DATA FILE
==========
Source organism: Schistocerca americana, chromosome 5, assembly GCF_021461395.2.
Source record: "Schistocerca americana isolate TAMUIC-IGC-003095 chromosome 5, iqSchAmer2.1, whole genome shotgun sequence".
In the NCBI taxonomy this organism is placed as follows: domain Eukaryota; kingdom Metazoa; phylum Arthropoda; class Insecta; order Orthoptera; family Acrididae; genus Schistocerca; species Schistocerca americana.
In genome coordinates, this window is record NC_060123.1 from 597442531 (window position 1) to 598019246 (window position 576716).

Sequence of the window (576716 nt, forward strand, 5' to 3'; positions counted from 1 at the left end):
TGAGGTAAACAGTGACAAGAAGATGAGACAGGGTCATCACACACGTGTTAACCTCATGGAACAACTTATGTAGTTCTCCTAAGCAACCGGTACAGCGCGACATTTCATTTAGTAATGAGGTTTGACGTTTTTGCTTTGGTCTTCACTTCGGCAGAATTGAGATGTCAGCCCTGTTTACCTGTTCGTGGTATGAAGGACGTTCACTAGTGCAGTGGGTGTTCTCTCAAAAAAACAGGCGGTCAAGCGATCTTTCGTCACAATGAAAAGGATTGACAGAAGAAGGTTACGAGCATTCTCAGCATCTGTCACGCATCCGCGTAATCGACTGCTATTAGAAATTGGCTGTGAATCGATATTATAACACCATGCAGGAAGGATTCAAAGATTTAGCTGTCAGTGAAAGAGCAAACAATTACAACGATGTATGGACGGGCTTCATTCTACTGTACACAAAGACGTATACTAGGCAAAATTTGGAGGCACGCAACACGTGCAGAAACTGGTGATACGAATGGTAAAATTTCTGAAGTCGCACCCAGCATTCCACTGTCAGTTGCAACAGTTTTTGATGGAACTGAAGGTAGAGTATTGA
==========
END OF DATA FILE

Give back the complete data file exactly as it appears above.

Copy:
Source organism: Schistocerca americana, chromosome 5, assembly GCF_021461395.2.
Source record: "Schistocerca americana isolate TAMUIC-IGC-003095 chromosome 5, iqSchAmer2.1, whole genome shotgun sequence".
In the NCBI taxonomy this organism is placed as follows: domain Eukaryota; kingdom Metazoa; phylum Arthropoda; class Insecta; order Orthoptera; family Acrididae; genus Schistocerca; species Schistocerca americana.
In genome coordinates, this window is record NC_060123.1 from 597442531 (window position 1) to 598019246 (window position 576716).

Sequence of the window (576716 nt, forward strand, 5' to 3'; positions counted from 1 at the left end):
TGAGGTAAACAGTGACAAGAAGATGAGACAGGGTCATCACACACGTGTTAACCTCATGGAACAACTTATGTAGTTCTCCTAAGCAACCGGTACAGCGCGACATTTCATTTAGTAATGAGGTTTGACGTTTTTGCTTTGGTCTTCACTTCGGCAGAATTGAGATGTCAGCCCTGTTTACCTGTTCGTGGTATGAAGGACGTTCACTAGTGCAGTGGGTGTTCTCTCAAAAAAACAGGCGGTCAAGCGATCTTTCGTCACAATGAAAAGGATTGACAGAAGAAGGTTACGAGCATTCTCAGCATCTGTCACGCATCCGCGTAATCGACTGCTATTAGAAATTGGCTGTGAATCGATATTATAACACCATGCAGGAAGGATTCAAAGATTTAGCTGTCAGTGAAAGAGCAAACAATTACAACGATGTATGGACGGGCTTCATTCTACTGTACACAAAGACGTATACTAGGCAAAATTTGGAGGCACGCAACACGTGCAGAAACTGGTGATACGAATGGTAAAATTTCTGAAGTCGCACCCAGCATTCCACTGTCAGTTGCAACAGTTTTTGATGGAACTGAAGGTAGAGTATTGA